This does indeed seem to be the only covariant way of thinking about it. But from a practical standpoint, how does one measure the stress energy tensor if not through detection of particles and their energies?

9. Jul 4, 2014

### atyy

These seem relevant. Not sure whether the answers agree.

http://arxiv.org/abs/0805.1876
Taking the Temperature of a Black Hole
Erling J. Brynjolfsson, Larus Thorlacius
We use the global embedding of a black hole spacetime into a higher dimensional flat spacetime to define a local temperature for observers in free fall outside a static black hole. The local free-fall temperature remains finite at the event horizon and in asymptotically flat spacetime it approaches the Hawking temperature at spatial infinity. Freely falling observers outside an AdS black hole do not see any high-temperature thermal radiation even if the Hawking temperature of such black holes can be arbitrarily high.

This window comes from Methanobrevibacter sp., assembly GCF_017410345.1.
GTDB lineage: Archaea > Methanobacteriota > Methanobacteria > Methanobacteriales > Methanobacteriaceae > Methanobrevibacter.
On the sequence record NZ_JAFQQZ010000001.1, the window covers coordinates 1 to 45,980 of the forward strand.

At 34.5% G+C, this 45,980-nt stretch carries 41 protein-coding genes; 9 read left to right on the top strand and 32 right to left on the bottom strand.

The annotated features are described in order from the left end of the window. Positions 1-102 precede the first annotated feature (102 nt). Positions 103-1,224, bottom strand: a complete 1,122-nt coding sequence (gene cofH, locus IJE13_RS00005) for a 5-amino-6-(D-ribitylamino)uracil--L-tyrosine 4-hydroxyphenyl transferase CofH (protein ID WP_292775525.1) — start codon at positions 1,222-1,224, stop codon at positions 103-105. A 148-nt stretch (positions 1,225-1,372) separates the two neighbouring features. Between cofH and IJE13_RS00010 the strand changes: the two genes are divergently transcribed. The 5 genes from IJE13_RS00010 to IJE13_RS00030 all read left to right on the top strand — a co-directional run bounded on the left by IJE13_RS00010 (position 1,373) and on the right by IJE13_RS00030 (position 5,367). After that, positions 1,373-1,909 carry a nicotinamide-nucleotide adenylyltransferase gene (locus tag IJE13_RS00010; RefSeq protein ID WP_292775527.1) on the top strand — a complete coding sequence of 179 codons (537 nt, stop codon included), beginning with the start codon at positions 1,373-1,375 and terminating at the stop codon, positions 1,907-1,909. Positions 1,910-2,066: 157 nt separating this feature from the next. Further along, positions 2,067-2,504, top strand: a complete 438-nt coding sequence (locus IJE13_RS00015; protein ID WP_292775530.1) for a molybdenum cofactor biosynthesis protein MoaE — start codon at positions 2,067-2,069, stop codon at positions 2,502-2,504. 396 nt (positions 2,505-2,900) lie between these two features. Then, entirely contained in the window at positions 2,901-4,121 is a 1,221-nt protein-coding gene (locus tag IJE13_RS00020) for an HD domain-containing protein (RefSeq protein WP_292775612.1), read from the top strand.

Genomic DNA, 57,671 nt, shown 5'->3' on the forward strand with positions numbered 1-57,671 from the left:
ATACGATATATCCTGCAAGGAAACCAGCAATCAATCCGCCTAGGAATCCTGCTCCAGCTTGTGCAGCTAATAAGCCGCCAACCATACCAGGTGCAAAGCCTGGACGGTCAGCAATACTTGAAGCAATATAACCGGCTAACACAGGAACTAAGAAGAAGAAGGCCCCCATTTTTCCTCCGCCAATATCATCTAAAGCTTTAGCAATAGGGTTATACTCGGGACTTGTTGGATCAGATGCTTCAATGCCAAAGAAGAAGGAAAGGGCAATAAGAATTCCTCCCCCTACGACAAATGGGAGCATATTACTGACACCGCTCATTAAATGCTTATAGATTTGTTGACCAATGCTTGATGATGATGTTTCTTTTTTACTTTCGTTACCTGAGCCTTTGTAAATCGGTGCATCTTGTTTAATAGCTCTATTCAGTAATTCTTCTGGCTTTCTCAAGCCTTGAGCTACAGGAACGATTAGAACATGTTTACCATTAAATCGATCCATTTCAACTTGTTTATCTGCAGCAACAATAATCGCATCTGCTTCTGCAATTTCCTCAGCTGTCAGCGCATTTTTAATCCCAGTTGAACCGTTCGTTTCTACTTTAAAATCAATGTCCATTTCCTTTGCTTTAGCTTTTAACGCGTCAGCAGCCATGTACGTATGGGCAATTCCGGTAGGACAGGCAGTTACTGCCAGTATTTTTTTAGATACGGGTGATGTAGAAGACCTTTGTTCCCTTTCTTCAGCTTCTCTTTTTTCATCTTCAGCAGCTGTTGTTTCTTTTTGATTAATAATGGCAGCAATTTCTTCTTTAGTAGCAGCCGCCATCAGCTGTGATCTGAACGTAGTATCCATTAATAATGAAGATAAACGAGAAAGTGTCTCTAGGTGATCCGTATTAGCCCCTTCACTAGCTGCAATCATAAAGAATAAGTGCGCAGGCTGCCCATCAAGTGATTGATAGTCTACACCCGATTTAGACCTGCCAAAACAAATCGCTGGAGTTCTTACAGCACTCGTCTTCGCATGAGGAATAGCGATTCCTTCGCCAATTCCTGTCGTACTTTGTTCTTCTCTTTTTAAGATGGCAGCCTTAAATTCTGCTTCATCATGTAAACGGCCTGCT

http://arxiv.org/abs/0806.0628
Hawking radiation as seen by an infalling observer
Eric Greenwood, Dejan Stojkovic
(Submitted on 3 Jun 2008 (v1), last revised 8 Sep 2009 (this version, v2))
We investigate an important question of Hawking-like radiation as seen by an infalling observer during gravitational collapse. Using the functional Schrodinger formalism we are able to probe the time dependent regime which is out of the reach of the standard approximations like the Bogolyubov method. We calculate the occupation number of particles whose frequencies are measured in the proper time of an infalling observer in two crucially different space-time foliations: Schwarzschild and Eddington-Finkelstein. We demonstrate that the distribution in Schwarzschild reference frame is not quite thermal, though it becomes thermal once the horizon is crossed. We approximately fit the temperature and find that the local temperature increases as the horizon is approached, and diverges exactly at the horizon. In Eddington-Finkelstein reference frame the temperature at the horizon is finite, since the observer in that frame is not accelerated. These results are in agreement with what is generically expected in the absence of backreaction. We also discuss some subtleties related to the physical interpretation of the infinite local temperature in Schwarzschild reference frame.

http://arxiv.org/abs/1101.4382
Hawking radiation as perceived by different observers
Luis C. Barbado, Carlos Barceló, Luis J. Garay
(Submitted on 23 Jan 2011 (v1), last revised 20 Jul 2011 (this version, v2))